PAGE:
In previous smartphone generations, certain sensors needed to be physically placed on the exterior of the device in order to do their job. Even now, many lower-end smartphones still have a physical fingerprint scanning panel or sensors that are still visible through the glass façade. SWIR has changed all of that, and allows sensors continue their work while embedded behind the many layers of plastics and resins that our smartphones consist of.
SWIR light, at a wavelength of 1300 nm, has a significant ability to penetrate many of the resins used in mobile phone production. Types of resin that have a high SWIR transmittance at 1300 nm include: polyvinyl chloride (PVC), polyethylene (PE), polyethylene terephthalate (PET), polypropylene (PP), and polystyrene (PS).
The SWIR transmittance of these resins allows both illumination and detection of light through a screen, while the hidden emitter and sensor can be protected inside and the device design engineers enjoy a previously unachievable degree of freedom.
SWIR Facial Recognition
At international airports, it has become normal to face a camera and passport scanner instead of a human document checker. The high-definition SWIR camera is tasked with capturing a clear image of a person’s face, regardless of skin color, while an automatic scanner verifies the image and chip data embedded within the passport itself. Rather than relying on visible light or having to adjust the light source for day or night, SWIR LEDs always provide sufficient illumination for the camera to do its job. The captured image is then analyzed by computer software tasked with creating a 3D dot map of key human features in the captured image.
The dot map is fed into the database to see if it comes up with a ‘hit’. A ‘hit’ is a match between the captured data and an existing entry in the database; generally, this would confirm that the passport holder is the person shown on the validated passport.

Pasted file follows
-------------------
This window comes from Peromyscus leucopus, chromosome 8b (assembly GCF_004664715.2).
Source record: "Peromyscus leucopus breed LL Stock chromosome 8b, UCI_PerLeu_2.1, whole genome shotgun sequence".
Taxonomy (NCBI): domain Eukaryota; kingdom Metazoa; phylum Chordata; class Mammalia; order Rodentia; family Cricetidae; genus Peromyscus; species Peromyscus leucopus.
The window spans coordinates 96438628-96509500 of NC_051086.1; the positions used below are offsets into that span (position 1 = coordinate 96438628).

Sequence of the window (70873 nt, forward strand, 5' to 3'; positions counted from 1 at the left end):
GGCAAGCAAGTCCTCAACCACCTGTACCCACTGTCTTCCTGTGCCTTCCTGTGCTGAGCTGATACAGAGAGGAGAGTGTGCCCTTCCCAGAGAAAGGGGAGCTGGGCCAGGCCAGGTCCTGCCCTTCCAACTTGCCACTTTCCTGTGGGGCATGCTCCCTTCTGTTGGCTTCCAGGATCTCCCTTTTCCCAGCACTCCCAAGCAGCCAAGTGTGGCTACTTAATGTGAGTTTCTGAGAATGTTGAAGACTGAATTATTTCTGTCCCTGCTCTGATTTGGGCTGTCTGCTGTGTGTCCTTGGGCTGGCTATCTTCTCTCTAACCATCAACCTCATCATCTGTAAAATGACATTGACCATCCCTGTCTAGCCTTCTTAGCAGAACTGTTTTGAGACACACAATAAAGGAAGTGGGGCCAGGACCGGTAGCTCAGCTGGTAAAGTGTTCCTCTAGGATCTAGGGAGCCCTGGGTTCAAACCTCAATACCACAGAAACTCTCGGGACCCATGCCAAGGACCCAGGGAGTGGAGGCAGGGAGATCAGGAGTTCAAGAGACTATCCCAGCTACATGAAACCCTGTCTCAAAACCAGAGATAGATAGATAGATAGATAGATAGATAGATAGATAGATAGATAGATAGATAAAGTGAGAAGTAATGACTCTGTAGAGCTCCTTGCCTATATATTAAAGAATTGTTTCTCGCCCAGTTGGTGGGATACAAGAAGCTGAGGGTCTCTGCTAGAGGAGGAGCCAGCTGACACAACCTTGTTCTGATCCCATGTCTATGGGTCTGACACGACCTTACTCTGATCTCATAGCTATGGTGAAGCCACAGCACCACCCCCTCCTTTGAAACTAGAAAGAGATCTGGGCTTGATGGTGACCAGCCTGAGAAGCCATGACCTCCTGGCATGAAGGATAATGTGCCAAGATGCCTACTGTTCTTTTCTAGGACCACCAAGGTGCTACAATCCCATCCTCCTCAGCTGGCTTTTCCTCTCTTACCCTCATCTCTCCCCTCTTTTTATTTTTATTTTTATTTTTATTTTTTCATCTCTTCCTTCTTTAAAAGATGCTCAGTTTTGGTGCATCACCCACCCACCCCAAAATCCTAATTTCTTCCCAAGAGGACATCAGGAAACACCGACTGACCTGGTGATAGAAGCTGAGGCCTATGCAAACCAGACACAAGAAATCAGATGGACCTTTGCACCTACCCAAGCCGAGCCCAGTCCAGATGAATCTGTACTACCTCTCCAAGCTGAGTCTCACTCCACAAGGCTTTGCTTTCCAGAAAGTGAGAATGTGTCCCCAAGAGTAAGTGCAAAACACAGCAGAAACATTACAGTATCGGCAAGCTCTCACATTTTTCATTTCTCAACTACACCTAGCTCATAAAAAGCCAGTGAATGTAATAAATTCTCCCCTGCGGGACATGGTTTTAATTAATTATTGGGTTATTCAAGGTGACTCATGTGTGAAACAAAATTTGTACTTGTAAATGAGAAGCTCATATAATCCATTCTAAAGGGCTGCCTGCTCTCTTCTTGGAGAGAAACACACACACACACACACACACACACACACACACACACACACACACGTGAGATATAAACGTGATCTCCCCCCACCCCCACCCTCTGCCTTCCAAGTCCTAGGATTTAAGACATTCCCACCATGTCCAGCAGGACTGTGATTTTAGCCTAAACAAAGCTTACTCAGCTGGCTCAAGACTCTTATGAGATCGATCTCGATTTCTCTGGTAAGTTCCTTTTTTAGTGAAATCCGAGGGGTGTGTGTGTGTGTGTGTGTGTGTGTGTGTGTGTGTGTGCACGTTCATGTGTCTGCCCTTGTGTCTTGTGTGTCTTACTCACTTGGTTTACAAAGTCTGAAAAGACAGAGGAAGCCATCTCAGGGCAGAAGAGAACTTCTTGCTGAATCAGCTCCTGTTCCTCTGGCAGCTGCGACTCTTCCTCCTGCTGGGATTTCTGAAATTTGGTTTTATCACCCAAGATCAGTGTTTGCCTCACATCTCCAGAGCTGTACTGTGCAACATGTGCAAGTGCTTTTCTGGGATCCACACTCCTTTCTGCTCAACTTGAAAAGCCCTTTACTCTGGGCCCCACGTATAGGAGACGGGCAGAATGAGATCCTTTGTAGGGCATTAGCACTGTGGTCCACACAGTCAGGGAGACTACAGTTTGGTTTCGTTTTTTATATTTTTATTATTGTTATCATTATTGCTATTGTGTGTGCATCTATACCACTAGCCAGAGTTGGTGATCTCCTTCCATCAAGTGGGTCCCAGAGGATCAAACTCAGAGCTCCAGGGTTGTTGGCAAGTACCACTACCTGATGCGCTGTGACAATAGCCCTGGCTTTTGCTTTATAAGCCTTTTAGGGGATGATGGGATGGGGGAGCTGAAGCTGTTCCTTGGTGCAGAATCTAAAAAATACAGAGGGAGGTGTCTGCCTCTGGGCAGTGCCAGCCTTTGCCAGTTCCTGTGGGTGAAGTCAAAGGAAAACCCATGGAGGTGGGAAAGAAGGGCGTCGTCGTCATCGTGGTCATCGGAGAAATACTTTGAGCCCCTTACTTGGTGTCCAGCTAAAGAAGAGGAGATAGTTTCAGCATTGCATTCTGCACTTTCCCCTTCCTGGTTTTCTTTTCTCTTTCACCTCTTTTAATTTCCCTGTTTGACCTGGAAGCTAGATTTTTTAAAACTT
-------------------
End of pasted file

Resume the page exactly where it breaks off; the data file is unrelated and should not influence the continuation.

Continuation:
Possible actions triggered by a database match could include opening a gate for the traveler to exit the security area; an alert could be sent to nearby authorities if the owner of the ‘hit’ passport is a wanted international criminal; or the flight crew could be warned that they have left someone behind!
In a similar process to fingerprint and facial recognition systems, iris recognition is a technology that positively confirms identification data by pinpointing unique wrinkles in the iris of the eye. Several different wavelengths of near-infrared and SWIR light can be used to obtain imaging at different iris depths. An improvement in authentication accuracy is then attained by comparing matches at different wavelength depths of the eye. SWIR wavelengths are particularly effective for two reasons:
- SWIR light is unaffected by the melanin present in the iris.
- For the most effective results, multi-spectral iris identification images are captured using wavelengths from 950–1250 nm, in 100 nm increments; arguably, the most important wavelength is 1050 nm, where the bio-penetration depth of SWIR is at its peak.
If you would like to make an inquiry regarding Ushio’s SWIR solutions for biometric systems, contact Ushio’s regional experts via the following links: